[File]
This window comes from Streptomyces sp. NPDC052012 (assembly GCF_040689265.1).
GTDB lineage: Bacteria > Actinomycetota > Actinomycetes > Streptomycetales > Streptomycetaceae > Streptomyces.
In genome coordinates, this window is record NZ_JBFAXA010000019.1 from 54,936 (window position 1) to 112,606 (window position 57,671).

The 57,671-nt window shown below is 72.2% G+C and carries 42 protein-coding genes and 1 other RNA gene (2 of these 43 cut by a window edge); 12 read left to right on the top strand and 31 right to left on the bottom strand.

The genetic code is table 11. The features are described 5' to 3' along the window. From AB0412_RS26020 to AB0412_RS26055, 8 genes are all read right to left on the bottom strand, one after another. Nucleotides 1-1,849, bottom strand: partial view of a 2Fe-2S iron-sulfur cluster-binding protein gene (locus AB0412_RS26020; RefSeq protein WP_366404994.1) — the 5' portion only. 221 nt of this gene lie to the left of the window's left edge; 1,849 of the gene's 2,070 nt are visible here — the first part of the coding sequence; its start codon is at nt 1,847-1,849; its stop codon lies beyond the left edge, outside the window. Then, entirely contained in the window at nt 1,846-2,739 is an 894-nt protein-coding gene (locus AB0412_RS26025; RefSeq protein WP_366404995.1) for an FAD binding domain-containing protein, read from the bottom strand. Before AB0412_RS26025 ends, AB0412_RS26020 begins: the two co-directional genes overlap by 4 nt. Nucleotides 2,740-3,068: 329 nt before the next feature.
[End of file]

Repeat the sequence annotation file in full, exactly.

This window comes from Streptomyces sp. NPDC052012 (assembly GCF_040689265.1).
GTDB lineage: Bacteria > Actinomycetota > Actinomycetes > Streptomycetales > Streptomycetaceae > Streptomyces.
In genome coordinates, this window is record NZ_JBFAXA010000019.1 from 54,936 (window position 1) to 112,606 (window position 57,671).

The 57,671-nt window shown below is 72.2% G+C and carries 42 protein-coding genes and 1 other RNA gene (2 of these 43 cut by a window edge); 12 read left to right on the top strand and 31 right to left on the bottom strand.

The genetic code is table 11. The features are described 5' to 3' along the window. From AB0412_RS26020 to AB0412_RS26055, 8 genes are all read right to left on the bottom strand, one after another. Nucleotides 1-1,849, bottom strand: partial view of a 2Fe-2S iron-sulfur cluster-binding protein gene (locus AB0412_RS26020; RefSeq protein WP_366404994.1) — the 5' portion only. 221 nt of this gene lie to the left of the window's left edge; 1,849 of the gene's 2,070 nt are visible here — the first part of the coding sequence; its start codon is at nt 1,847-1,849; its stop codon lies beyond the left edge, outside the window. Then, entirely contained in the window at nt 1,846-2,739 is an 894-nt protein-coding gene (locus AB0412_RS26025; RefSeq protein WP_366404995.1) for an FAD binding domain-containing protein, read from the bottom strand. Before AB0412_RS26025 ends, AB0412_RS26020 begins: the two co-directional genes overlap by 4 nt. Nucleotides 2,740-3,068: 329 nt before the next feature.